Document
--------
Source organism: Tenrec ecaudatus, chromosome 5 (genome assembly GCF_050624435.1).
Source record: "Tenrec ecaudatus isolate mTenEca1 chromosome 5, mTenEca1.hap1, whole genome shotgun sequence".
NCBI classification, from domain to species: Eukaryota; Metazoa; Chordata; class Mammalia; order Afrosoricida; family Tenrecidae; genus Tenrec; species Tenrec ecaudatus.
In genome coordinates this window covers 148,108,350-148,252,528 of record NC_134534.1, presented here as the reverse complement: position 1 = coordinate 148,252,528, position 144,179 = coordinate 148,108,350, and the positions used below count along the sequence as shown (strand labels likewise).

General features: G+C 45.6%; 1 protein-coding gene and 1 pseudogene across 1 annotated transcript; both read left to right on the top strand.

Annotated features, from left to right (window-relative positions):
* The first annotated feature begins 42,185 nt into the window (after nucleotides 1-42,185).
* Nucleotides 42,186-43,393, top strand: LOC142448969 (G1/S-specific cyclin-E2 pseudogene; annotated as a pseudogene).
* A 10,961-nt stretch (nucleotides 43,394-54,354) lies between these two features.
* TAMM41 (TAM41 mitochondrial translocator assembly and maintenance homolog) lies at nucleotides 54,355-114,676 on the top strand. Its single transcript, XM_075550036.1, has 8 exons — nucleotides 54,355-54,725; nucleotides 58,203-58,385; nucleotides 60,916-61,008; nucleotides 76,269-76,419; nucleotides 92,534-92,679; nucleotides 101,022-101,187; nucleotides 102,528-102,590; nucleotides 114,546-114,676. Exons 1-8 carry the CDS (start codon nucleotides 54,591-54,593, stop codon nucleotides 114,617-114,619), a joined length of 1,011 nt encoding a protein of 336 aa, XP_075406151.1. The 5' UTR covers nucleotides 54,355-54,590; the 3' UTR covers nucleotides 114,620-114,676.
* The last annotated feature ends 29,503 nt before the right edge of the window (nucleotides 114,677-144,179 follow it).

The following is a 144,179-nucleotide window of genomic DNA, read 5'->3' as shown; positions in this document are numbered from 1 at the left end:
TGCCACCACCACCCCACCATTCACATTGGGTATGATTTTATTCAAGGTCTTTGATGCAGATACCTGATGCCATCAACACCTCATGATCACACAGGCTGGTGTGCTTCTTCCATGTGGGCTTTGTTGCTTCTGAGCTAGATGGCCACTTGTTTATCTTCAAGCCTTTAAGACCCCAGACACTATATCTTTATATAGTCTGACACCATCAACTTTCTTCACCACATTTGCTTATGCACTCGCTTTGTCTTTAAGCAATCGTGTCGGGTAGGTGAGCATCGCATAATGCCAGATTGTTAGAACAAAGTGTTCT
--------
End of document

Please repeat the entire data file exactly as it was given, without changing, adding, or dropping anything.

Source organism: Tenrec ecaudatus, chromosome 5 (genome assembly GCF_050624435.1).
Source record: "Tenrec ecaudatus isolate mTenEca1 chromosome 5, mTenEca1.hap1, whole genome shotgun sequence".
NCBI classification, from domain to species: Eukaryota; Metazoa; Chordata; class Mammalia; order Afrosoricida; family Tenrecidae; genus Tenrec; species Tenrec ecaudatus.
In genome coordinates this window covers 148,108,350-148,252,528 of record NC_134534.1, presented here as the reverse complement: position 1 = coordinate 148,252,528, position 144,179 = coordinate 148,108,350, and the positions used below count along the sequence as shown (strand labels likewise).

General features: G+C 45.6%; 1 protein-coding gene and 1 pseudogene across 1 annotated transcript; both read left to right on the top strand.

Annotated features, from left to right (window-relative positions):
* The first annotated feature begins 42,185 nt into the window (after nucleotides 1-42,185).
* Nucleotides 42,186-43,393, top strand: LOC142448969 (G1/S-specific cyclin-E2 pseudogene; annotated as a pseudogene).
* A 10,961-nt stretch (nucleotides 43,394-54,354) lies between these two features.
* TAMM41 (TAM41 mitochondrial translocator assembly and maintenance homolog) lies at nucleotides 54,355-114,676 on the top strand. Its single transcript, XM_075550036.1, has 8 exons — nucleotides 54,355-54,725; nucleotides 58,203-58,385; nucleotides 60,916-61,008; nucleotides 76,269-76,419; nucleotides 92,534-92,679; nucleotides 101,022-101,187; nucleotides 102,528-102,590; nucleotides 114,546-114,676. Exons 1-8 carry the CDS (start codon nucleotides 54,591-54,593, stop codon nucleotides 114,617-114,619), a joined length of 1,011 nt encoding a protein of 336 aa, XP_075406151.1. The 5' UTR covers nucleotides 54,355-54,590; the 3' UTR covers nucleotides 114,620-114,676.
* The last annotated feature ends 29,503 nt before the right edge of the window (nucleotides 114,677-144,179 follow it).

The following is a 144,179-nucleotide window of genomic DNA, read 5'->3' as shown; positions in this document are numbered from 1 at the left end:
TGCCACCACCACCCCACCATTCACATTGGGTATGATTTTATTCAAGGTCTTTGATGCAGATACCTGATGCCATCAACACCTCATGATCACACAGGCTGGTGTGCTTCTTCCATGTGGGCTTTGTTGCTTCTGAGCTAGATGGCCACTTGTTTATCTTCAAGCCTTTAAGACCCCAGACACTATATCTTTATATAGTCTGACACCATCAACTTTCTTCACCACATTTGCTTATGCACTCGCTTTGTCTTTAAGCAATCGTGTCGGGTAGGTGAGCATCGCATAATGCCAGATTGTTAGAACAAAGTGTTCT